I haven’t been able to stop thinking about this (.pdf file) since I read it a week ago. It’s the text of a speech by Jim Elder-Woodward given to the Scottish Disability Equality Forum in 2000 that begins with a description of events at the 14th World Congress of Rehabilitation International in Winnipeg, Canada, in 1980.
At this Congress, Rehabilitation International published its own Charter, the central aim of which was to call on participating governments to take all necessary steps to ensure disabled people had full integration and equal participation in all aspects of the life of their communities.
However, at the same congress, the Executive of Rehabilitation International turned down an amendment to its constitution, proposed by the Swedish delegation, that disabled people should comprise 51% of its ruling body.
All hell went loose when this decision was announced. There were approximately 200 disabled people at the conference from America, Australia, Africa, Asia – everywhere, even the backwaters of Europe. No-one could understand the duplicity of these doctors, social workers, and officials from governmental and non-governmental bodies who comprised Rehabilitation Internationals Executive at that time.
Despite the shock over the executive decision, this sort of paternalism over the lives of disabled people is such a central issue to disability rights that the international rallying cry of the movement is now “Nothing about us without us!”
By 1980, disabled people worldwide had begun to organize specifically for civil rights. The first CIL (Center for Independent Living) was founded in Berkeley in 1970. UPIAS (Union of the Physically Impaired Against Segregation) was founded in Britain in 1972 with what began as a round-robin letter exchange among disabled people — some stuck in institutions. The 25-day sit-in at the San Francisco offices of the U.S. Department of Health, Education and Welfare had happened in 1977. That was to demand enforcement of Section 504 of the 1973 Rehabilitation Act, which said that any organization or service accepting federal money had to be accessible to disabled people — public transit and other public places too.
Back in 1980, as part of their rationale for excluding disabled people from their membership, the Executive of Rehabilitation International issued a statement saying that disabled people were not ready to participate in the highly complicated decision-making which they had to undertake.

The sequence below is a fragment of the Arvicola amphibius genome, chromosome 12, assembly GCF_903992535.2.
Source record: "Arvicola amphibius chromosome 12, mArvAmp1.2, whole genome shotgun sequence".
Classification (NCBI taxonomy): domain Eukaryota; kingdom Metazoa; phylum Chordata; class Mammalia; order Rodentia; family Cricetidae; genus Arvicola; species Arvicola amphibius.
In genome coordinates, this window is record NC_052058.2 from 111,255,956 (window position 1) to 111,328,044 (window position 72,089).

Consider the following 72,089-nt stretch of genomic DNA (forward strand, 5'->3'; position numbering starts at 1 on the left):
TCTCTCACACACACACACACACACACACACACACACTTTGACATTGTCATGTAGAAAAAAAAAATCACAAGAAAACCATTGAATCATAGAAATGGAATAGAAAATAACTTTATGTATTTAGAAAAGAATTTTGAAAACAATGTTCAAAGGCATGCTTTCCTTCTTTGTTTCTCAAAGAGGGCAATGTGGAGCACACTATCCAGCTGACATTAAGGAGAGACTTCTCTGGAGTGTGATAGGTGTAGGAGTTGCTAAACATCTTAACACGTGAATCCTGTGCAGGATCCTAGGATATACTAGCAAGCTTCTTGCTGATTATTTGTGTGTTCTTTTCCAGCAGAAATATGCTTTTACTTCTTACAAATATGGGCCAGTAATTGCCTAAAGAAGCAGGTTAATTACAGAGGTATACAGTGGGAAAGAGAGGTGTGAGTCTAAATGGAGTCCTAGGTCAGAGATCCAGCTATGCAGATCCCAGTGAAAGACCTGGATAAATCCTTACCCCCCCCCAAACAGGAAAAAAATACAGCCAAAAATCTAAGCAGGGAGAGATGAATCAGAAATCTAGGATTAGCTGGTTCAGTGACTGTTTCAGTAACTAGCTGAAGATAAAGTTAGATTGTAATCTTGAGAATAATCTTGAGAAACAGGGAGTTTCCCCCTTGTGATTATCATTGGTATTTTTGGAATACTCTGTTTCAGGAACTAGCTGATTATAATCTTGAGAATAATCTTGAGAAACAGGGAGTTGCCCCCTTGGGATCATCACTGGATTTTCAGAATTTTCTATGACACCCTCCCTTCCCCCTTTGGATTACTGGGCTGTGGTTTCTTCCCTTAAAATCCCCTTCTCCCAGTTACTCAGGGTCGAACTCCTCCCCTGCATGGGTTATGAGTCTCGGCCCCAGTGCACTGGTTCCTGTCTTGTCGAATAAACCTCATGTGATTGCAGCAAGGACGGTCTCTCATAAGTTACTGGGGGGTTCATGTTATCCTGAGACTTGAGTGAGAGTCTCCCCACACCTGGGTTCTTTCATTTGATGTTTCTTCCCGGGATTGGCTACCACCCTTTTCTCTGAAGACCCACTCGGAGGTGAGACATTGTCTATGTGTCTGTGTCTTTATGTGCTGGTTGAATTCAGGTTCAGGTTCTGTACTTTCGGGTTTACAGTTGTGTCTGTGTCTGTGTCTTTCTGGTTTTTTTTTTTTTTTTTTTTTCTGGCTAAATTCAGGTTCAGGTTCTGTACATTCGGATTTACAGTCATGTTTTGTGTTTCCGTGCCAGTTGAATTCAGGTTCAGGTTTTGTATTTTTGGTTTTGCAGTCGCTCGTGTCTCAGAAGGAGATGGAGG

RI had, at that time, been dedicated to improving the lives of disabled folks for 58 years, yet they refused to allow those same people more than token membership in the democratically-run leadership. Their rationale wasn’t uncommon, but the resulting anger at that meeting can surely be given some credit for the successes of the recent UN treaty for the rights of disabled people.
Elder-Woodward on the 1980 RI meeting again:
That night was electric. Disabled people congregated in a side room at 11 pm. There was no organisation, no format for the meeting, no leadership – just an angry mob of disabled people talking in groups and milling around the room. Then Ed Roberts got on the stage. Ed had poliomyelitis and at that time Reagan had not yet kicked him out of his job as Director of Rehabilitation for California. Puffing on his oxygen cylinder, as if he were Harold Wilson, smoking a pipe, he greeted the noisy rabble, by crying out – ‘Cabbages of world, unite!’
There was such an uproar of acknowledgement and then all went quite whilst Ed spoke about the need to develop a separate international disability movement.
Those few disabled people organised themselves there and then to draw up their own constitution and began to agree strategies and structures before going to bed at 4 am in the morning utterly exhausted.
I had never felt, nor have since, the galvanising energy which came from such a hungry angry mob of disabled people. They had come from the four corners of the world and they were in no mood to be cast aside by a load of quacks and pen-pushers.
Some of those disabled people went home to countries where the normal treatment of the disabled is beyond appalling, where constant warfare increases the number of disabled folks daily, and where to be disabled means to be sub-human.
The new UN treaty may do very little of actual practicality for most disabled people in the world. I don’t know how that all shakes out. The effectiveness of the UN is certainly a continuing debate. But symbolically the treaty is incredibly important. And in the process of hammering it out, hundreds of governments and NGOS like Rehabilitation International had to work with disabled people who were there insisting they determine their own lives. That’s a process I’m happy about.
Crossposted at The Gimp Parade
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